The first comprehensive history of MIT's Center for Advanced Visual Studies (CAVS), told through personal accounts and groundbreaking artwork.
In 1967, in a time of student unrest, the Massachusetts Institute of Technology did the unexpected: it established the first academic center for research and collaboration in art, science, and technology. The Center for Advanced Visual Studies (CAVS) brought artists to the MIT campus with radical expressions of a rapidly evolving technological era.
The brainchild of founding director Gyorgy Kepes, CAVS sought to repair the distance between practitioners of art and engineering within the halls of MIT. "The scientist may be an extra brain to the artist, and the engineer may be an extra arm to the artist, whereas the artist can be an extra eye to the scientist and engineer,” said long-time director Otto Piene in Centerbeam, a 1978 film about a CAVS collaboration. As a breeder of new art forms and future-oriented artistic education, CAVS became a pioneering model for the art, technology and media labs that proliferated worldwide.
This first comprehensive history of CAVS presents an inside view, told through personal accounts, exhibit documentation, and groundbreaking artwork, and and includes a new text on the genome of art and technology by Peter Weibel. The book chronicles, in vivid visual narrative and testimony by those who were there, the birth and flowering of a unique research node dedicated to multiple interactions of art, science, technology and environment.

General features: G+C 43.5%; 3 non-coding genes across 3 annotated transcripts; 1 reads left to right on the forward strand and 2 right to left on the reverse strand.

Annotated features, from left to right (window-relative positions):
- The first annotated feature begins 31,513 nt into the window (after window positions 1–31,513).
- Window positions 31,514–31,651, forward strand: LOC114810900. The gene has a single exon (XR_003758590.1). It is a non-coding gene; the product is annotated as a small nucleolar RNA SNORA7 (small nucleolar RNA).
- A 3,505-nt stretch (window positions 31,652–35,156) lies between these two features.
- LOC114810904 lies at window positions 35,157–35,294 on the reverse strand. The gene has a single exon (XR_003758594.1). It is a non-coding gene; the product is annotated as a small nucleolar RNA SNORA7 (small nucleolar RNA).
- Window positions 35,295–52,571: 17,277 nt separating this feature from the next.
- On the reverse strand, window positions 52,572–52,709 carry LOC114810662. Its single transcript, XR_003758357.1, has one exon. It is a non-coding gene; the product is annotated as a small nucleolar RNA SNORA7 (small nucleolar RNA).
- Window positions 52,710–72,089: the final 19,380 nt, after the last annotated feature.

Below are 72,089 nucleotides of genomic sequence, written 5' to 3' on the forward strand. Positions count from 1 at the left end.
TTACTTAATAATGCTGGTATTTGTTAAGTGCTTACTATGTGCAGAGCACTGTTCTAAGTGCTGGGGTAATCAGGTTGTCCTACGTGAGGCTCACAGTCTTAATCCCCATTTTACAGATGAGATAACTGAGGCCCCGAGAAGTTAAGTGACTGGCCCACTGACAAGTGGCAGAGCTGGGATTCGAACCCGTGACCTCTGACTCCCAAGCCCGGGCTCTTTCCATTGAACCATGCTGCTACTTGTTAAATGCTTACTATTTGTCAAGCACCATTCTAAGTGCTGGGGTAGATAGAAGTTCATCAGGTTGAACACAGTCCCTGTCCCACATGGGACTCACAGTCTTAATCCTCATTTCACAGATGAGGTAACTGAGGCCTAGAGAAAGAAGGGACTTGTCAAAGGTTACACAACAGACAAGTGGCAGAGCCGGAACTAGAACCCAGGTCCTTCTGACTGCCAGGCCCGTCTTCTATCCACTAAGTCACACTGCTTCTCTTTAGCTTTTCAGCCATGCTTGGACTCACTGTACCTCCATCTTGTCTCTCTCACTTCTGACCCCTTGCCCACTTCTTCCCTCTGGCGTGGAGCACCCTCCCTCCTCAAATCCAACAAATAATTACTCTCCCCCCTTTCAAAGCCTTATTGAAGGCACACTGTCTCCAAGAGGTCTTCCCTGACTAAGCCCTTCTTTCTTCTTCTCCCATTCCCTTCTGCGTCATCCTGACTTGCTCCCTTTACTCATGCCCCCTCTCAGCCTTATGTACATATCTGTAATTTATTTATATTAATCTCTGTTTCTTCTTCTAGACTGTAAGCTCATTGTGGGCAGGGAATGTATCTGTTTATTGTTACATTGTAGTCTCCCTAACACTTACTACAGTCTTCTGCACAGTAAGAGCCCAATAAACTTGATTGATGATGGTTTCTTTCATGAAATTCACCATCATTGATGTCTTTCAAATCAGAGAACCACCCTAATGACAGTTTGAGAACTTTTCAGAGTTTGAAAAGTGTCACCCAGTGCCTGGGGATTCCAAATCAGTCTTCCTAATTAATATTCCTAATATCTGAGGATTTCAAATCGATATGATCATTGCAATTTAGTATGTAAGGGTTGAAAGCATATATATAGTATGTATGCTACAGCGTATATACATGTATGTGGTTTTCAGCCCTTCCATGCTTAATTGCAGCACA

Copublished with ZKM | Center for Art and Media, Karlsruhe
About the Author
Elizabeth Goldring, a poet and media artist, is CAVS Fellow at ACT and director of the CAVS Vision Group. Also at CAVS (MIT's Center for Advanced Visual Studies), Goldring was Exhibits and Projects Director, Senior Fellow, Acting Director, and Lecturer in MIT's Architecture Department.
Ellen Sebring is a media artist and theorist. Currently a postdoctoral fellow at Duke University, she was a Research Fellow at CAVS and, from 2002 to 2012, was Creative Director of MIT's Visualizing Cultures project.
Gediminas Urbonas is an Associate Professor at MIT and an artist, activist, educator, and is cofounder with Nomeda Urbonas of US: the Urbonas Studio, an interdisciplinary research practice.
Peter Weibel is Chairman and CEO of the ZKM | Center for Art and Media Karlsruhe. With Bruno Latour, he coedited ICONOCLASH and Making Things Public as well as other ZKM volumes, including, most recently, Sound Art and Global Activism (all published by the MIT Press).